Egyptian President Mohamed Morsi (3-L) chats with Chinese Vice-President Xi Jinping (3-R) while their officials look on during their meeting in the Great Hall of the People on August 29, 2012 in Beijing, China. Morsi was in China on a three-day visit after which he stopped off in Tehran for a Summit of the Non-Aligned Movement on August 30.

President Mohammed Morsi’s historic trip to Beijing signifies a new direction for Egyptian foreign policy. The Muslim Brotherhood leader has sent a clear message by selecting China for his first state visit outside the Middle East. By forging closer ties with China, Morsi is warning the US government not to take Egyptian acquiescence for granted.

He has furthermore offered an important opportunity for China to expand its regional influence. It is essential at this juncture to forecast what China expects from the New Egypt in particular, and the greater Middle East in general. Regional and international powers should take note: China’s influence and clout will increasingly become a decisive factor in all Middle Eastern struggles.

China’s growing engagement with the Middle East is structured around a consistent three-pronged focus: opportunity, stability, and sovereignty. China sees post-Mubarak Egypt as a potential partner for promoting these Chinese interests in the region. Beyond this essentially conservative strategy, China is quietly exploring contingency options in the event of open antagonism with the United States.

The primary thrust of contemporary Chinese foreign policy - be it in Africa, Asia, South America or the Middle East - is economic opportunity. Beijing is well aware that the ever-growing importance of its economy makes China an indispensable trade partner and source of investment for nations throughout the world.

This economic dynamic is the main focus of Morsi’s trip to Beijing. Egypt’s economy is hurting badly after the political upheavals that have rocked the country since the overthrow of Hosni Mubarak. China is viewed in Egypt as an indispensable source of emergency funding and investment. Egyptian presidential spokesman Yasser Ali explicitly stated that the main goal of Morsi’s trip was to "attract Chinese investment in Egypt". [1]

Minister of Investment Osama Saleh, along with delegation of 80 Egyptian businesspeople, has accompanied Morsi to Beijing. Saleh specifically called for more Chinese money to stimulate the Egyptian economy, saying: "China’s current investment volume in Egypt is very small. It should be among the top three." [2]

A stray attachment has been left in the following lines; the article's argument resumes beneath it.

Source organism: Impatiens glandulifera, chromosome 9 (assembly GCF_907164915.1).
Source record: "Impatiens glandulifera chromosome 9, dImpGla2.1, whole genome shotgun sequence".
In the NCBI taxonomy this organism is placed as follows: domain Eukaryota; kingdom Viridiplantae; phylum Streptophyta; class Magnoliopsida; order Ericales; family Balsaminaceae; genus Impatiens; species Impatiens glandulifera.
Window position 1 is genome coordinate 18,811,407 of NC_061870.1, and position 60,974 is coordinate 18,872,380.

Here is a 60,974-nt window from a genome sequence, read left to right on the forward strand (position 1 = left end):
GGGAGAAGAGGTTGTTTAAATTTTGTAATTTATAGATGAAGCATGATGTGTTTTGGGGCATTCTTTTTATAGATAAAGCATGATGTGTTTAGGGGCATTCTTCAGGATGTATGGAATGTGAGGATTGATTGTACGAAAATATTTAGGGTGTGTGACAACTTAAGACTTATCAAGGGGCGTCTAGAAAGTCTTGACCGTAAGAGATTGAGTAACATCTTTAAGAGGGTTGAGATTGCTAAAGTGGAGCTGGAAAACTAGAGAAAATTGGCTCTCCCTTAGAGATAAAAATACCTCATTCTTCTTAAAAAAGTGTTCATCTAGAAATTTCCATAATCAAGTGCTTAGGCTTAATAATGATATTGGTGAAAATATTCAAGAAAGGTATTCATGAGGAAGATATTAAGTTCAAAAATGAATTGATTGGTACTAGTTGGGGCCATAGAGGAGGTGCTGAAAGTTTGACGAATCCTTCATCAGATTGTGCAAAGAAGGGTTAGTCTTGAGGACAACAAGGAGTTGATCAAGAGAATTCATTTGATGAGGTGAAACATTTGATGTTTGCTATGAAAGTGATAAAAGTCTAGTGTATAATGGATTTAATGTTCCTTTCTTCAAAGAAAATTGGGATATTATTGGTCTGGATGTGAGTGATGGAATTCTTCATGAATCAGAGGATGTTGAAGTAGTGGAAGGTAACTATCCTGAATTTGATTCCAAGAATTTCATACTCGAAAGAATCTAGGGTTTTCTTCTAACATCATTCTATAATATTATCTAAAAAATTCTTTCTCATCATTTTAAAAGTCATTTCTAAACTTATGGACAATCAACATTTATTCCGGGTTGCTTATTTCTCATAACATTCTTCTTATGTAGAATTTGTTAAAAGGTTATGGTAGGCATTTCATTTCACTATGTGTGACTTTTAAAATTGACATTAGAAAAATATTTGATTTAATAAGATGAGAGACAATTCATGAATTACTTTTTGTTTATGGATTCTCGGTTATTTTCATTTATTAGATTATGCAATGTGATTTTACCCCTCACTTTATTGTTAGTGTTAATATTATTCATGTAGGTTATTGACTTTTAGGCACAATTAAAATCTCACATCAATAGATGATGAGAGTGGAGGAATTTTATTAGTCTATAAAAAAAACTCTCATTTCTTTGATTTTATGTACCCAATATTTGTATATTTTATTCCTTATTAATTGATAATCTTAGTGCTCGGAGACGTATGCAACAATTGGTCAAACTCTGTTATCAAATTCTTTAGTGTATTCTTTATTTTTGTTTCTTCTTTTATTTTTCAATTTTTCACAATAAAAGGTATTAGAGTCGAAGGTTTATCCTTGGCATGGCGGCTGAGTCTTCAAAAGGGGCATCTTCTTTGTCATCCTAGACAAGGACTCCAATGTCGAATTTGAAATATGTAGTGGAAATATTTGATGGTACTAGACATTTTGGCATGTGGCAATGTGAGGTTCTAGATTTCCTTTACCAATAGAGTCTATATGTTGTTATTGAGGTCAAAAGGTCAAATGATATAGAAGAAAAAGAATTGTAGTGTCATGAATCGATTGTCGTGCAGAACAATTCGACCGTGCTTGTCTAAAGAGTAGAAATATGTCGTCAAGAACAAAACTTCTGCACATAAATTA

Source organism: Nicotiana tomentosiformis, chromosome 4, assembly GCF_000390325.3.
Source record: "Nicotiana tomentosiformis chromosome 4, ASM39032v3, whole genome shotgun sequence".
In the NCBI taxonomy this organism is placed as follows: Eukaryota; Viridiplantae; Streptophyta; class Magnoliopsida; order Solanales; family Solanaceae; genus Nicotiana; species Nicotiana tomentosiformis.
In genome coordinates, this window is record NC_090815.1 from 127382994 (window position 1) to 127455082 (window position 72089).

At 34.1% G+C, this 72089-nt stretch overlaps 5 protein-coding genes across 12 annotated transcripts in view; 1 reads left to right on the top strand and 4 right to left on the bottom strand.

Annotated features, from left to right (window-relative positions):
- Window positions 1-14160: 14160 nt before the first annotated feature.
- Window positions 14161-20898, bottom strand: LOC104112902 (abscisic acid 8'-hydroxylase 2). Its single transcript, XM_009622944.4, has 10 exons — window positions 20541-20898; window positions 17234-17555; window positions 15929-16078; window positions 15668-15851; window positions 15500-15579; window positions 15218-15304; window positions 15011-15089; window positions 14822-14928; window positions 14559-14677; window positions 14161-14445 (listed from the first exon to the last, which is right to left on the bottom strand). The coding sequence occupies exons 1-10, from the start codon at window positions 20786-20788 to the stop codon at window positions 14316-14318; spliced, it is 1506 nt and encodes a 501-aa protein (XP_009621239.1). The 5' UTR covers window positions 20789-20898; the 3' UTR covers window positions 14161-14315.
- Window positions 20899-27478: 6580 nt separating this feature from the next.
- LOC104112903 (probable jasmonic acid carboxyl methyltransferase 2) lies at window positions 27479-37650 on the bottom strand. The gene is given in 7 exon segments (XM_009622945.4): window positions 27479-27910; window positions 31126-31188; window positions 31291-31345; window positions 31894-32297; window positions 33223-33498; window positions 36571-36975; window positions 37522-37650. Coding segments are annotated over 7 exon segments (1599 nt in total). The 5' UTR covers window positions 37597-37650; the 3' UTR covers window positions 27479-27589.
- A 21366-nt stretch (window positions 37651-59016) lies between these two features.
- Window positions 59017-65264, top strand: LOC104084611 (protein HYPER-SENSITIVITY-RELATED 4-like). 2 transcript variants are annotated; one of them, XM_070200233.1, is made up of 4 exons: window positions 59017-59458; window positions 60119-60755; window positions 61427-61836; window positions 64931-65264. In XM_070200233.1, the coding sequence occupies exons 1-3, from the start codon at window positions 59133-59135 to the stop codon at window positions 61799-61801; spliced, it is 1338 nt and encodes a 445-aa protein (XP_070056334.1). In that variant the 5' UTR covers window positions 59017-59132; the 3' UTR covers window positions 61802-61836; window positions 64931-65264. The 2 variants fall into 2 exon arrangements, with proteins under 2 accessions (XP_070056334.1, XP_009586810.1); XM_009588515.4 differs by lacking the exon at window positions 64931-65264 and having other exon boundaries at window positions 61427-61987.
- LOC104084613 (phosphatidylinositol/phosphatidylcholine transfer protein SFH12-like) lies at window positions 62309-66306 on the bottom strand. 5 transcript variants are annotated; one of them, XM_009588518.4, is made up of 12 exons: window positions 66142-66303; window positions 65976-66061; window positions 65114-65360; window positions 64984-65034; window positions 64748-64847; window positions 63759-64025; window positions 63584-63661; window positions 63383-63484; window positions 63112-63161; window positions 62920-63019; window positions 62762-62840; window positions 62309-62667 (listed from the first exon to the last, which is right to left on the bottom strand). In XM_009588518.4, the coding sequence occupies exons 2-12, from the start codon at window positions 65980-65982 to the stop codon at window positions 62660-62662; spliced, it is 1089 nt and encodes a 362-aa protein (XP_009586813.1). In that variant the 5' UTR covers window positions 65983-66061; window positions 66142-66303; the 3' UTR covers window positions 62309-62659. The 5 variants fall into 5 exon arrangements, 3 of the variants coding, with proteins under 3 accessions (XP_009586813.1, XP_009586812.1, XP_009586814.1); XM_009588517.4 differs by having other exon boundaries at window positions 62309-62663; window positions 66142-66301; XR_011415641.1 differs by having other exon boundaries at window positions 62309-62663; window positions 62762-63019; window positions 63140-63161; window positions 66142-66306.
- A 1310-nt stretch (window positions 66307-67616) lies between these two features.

Currently, the dominant foreign investors in Egypt are Saudi Arabia and the United States. Beyond traditional investments, the latter currently bankrolls the Egyptian government to the tune of about US$2 billion a year - $1.4 billion of which goes to the military. This money comes with strings attached - especially regarding Egyptian policy toward Israel and the Palestinians. Chinese investments could counterbalance US influence and help Morsi steer an independent foreign policy more in line with the expectations of the Egyptian electorate.

Furthermore, China sees the relationship with the new Egyptian government as essential to geopolitical stability - the second focus of Chinese policy in the Middle East and elsewhere. The Chinese government wants to avoid destabilizing conflict while consolidating political, economic and military power. China’s economy can only consistently grow in a reasonably stable international environment. War is bad for business. This is especially true in the hydrocarbon-rich Middle East.

China is extremely wary of the potential for open conflict between the US-backed de facto alliance among Israel, Turkey and the Arab Gulf states on one side and the "Axis of Resistance" consisting of Iran, Syria and Hezbollah on the other. China is particularly keen on preventing a US or Israeli strike on Iran’s nuclear program, and the resulting hazards to Middle Eastern oil exports. Meanwhile, the sectarian undertones of the conflicts in Syria, Iraq and Lebanon contain the destructive seeds of prolonged instability. A middle force is needed to contain the potential firestorm.

By providing funds and political support to Cairo, China can help to promote a stability-focused, independent foreign policy for the Egyptian government. Indeed, President Morsi, before his trip to China, specifically promised a balanced foreign policy: "Egypt is now a civilian country ... with a democratic, constitutional and modern society. International relations between all countries are open and they must be based on the concept of balance. We are hostile to no one but we are to defend our interests." [3]

This message is music to Chinese ears. It should be noted that China maintains close trade and political relations with regional rivals Iran and Saudi Arabia. China would like to see Egypt work the role as an honest broker in the region - maintaining good relations with the US, Saudi Arabia and Israel, while reaching out to Iran, Hezbollah and the Palestinians. It seems that China may have found in Morsi the perfect man for the job. His trip to Iran to attend the Non-Aligned Movement summit after visiting China is yet another symbolic gesture of Egyptian "balance" between the competing camps in the Middle East.

With the final thrust of Chinese foreign policy - sovereignty - Beijing faces some important regional disagreements with Morsi. The Chinese government is ideologically and strategically opposed to US-led efforts at regime change. It views the Western policy of militarized "democracy promotion" as self-interested meddling in the internal affairs of other countries disguised as humanitarian intervention. These campaigns constitute an indirect threat to the Chinese government itself. Furthermore, the North Atlantic Treaty Organization military campaign in Libya cost China billions of dollars in contracts with Muammar Gaddafi’s regime.